Being a movie-lover – especially a horror movie-lover – is a bit like being a junkie: you’re always looking for your next fix, and as time goes by, the high diminishes. You just don’t get the same old thrill from the new stuff, and you blame the dealer for palming off some bad shit on you, but eventually you wonder, Maybe it’s me. Maybe my system’s so worn out that I just can’t achieve that state of ecstasy anymore. Maybe there’s nothing left that can ignite my senses and fry my brain like a jolt of pure energy pulsing through my nerves, tingling my toes and accelerating my heartbeat. Maybe it’s all over. Maybe it’s time to quit.
Then you see LET THE RIGHT ONE IN, and all your concerns are washed away in a tidal wave rush of joy that hits your mind and senses like an injection of artificial adrenalin. Watching this film feels like taking a hit of the good stuff: no matter how jaded you are, no matter how withered your tired old veins, you will feel the rush every bit as much as if it were your very first time. And the best thing is: the buzz will last long after the film fades out.
How does this wonderful Swedish film – easily the best horror film of 2008 – achieve this? It skillfully combines an art house sensibility with the horror genre and makes the combination absolutely seamless. All the artistry and craftsmanship that would go into the most serious subject matter is lavished on a story about a a troubled young boy, who meets and eventually befriends his new neighbor, a mysterious girl who turns out to be a vampire. The story plays out like a tender character study; however, the film never forgets to be a horror movie. The genre elements are utilized to their fullest extent, but never as the be-all and end-all of the story, and almost never as an excuse for cheap sensationalism.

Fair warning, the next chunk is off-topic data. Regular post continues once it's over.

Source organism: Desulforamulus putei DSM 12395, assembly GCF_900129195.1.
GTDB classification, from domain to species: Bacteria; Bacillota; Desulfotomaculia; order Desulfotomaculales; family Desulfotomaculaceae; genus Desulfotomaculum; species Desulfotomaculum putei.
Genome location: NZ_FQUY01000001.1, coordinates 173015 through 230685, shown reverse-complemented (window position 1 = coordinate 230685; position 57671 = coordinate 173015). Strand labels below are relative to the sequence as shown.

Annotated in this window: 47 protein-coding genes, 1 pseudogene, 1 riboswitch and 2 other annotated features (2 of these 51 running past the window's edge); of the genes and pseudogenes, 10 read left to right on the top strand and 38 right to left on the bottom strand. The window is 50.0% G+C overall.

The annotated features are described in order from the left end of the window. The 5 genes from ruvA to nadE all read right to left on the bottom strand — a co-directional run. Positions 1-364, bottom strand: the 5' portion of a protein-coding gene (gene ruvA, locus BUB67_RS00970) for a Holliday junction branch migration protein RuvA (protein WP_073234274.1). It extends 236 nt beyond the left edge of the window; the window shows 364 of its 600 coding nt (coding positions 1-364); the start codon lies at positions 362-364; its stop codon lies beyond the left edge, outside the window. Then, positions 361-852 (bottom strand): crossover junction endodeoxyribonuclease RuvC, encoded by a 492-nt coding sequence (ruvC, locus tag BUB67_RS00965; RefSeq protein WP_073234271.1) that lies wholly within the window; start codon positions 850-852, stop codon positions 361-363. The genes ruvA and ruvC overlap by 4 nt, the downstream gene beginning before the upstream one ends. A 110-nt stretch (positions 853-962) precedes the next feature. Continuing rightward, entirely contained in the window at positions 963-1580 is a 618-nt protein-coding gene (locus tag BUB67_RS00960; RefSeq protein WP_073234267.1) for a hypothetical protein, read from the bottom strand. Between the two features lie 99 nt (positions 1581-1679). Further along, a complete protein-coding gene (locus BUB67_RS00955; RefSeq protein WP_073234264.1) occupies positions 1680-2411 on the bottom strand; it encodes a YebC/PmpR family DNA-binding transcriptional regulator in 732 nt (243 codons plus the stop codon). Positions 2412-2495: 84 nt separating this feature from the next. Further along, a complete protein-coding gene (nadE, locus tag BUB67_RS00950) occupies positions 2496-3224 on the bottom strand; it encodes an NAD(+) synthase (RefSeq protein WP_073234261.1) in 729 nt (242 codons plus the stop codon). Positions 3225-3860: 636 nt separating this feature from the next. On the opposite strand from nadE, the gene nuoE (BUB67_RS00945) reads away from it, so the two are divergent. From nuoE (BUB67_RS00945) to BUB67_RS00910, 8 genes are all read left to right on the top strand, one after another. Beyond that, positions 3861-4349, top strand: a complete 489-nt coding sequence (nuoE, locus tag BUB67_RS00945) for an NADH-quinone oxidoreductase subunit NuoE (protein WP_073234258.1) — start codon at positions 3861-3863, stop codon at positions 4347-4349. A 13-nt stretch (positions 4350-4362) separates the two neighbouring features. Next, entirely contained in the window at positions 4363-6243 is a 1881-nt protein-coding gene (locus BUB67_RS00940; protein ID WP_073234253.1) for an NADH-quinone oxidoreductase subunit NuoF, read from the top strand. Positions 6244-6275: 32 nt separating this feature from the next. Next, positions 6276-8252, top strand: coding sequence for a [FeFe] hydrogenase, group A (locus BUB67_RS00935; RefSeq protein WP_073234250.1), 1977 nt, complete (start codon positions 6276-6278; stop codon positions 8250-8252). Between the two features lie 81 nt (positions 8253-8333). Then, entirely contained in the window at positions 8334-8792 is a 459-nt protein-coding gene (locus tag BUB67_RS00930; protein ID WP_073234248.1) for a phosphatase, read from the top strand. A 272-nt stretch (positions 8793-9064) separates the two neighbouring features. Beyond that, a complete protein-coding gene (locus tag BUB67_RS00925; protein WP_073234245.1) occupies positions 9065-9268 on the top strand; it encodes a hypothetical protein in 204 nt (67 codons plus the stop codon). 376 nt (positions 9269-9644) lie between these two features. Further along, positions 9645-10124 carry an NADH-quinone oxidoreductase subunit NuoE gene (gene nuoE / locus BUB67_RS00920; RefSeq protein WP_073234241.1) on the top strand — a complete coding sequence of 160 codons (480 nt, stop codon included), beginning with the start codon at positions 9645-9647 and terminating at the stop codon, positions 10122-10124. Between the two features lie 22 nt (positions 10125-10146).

Instead, LET THE RIGHT ONE in figurative invites the audiences into its world, and into the lives of its characters, seducing you into identifying with the two lonely souls who tentatively find each other and form a bond that will unite them against the outside world – that is, against the world you and I inhabit. In the manner of an Anne Rice novel, the story is told from their perspective, so that what happens to them determines whether we perceive the film as having a “happy” ending, regardless of the other characters who die. The morality may be questionable, but the emotional catharsis is undeniable.
The story begins rather inauspiciously. After introducing us to Oskar (Kare Hedebrant), who practices stabbing a tree with his knife while rehearsing what he will say when turning the tables on the school bullies, we see Hakan (Per Ragnar) drugging an innocent passer-by, hanging him upside down from a tree, and slitting his throat to drain his blood. The grim imagery is effective but tawdry, suggesting a torture porn with unwarranted aspirations; fortunately, the film soon moves on to something better, as Oksar meets Eli (Lina Leandersson), whom we assume to be Hakan’s daughter.
It soon becomes apparent, however, that the power structure of this “father-daughter” relationship is exactly the opposite of what one would expect, based on their apparent ages, and gradually we realize that Hakan is what Nancy Collins (in her Sonya Blue vampire tales) would have called a “Renfield.” As devoted to Eli as any vampire’s assistant ever was to his master, Hakan assists her by obtaining the blood she needs to survive; unfortunately, he has reached an age at which his usefulness is diminishing, and Eli has to fend for herself, drawing suspicion from some neighbors.